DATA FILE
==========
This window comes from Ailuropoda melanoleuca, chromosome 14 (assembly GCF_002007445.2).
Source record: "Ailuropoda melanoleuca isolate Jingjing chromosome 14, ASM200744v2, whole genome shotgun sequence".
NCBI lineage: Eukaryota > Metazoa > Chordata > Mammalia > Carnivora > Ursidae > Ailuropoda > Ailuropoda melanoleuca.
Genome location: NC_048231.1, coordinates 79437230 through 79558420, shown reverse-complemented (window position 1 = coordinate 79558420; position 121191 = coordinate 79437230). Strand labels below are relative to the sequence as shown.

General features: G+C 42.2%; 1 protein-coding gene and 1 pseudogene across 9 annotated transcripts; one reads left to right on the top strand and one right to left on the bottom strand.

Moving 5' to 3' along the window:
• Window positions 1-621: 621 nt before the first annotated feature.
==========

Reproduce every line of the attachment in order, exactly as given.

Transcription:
This window comes from Ailuropoda melanoleuca, chromosome 14 (assembly GCF_002007445.2).
Source record: "Ailuropoda melanoleuca isolate Jingjing chromosome 14, ASM200744v2, whole genome shotgun sequence".
NCBI lineage: Eukaryota > Metazoa > Chordata > Mammalia > Carnivora > Ursidae > Ailuropoda > Ailuropoda melanoleuca.
Genome location: NC_048231.1, coordinates 79437230 through 79558420, shown reverse-complemented (window position 1 = coordinate 79558420; position 121191 = coordinate 79437230). Strand labels below are relative to the sequence as shown.

General features: G+C 42.2%; 1 protein-coding gene and 1 pseudogene across 9 annotated transcripts; one reads left to right on the top strand and one right to left on the bottom strand.

Moving 5' to 3' along the window:
• Window positions 1-621: 621 nt before the first annotated feature.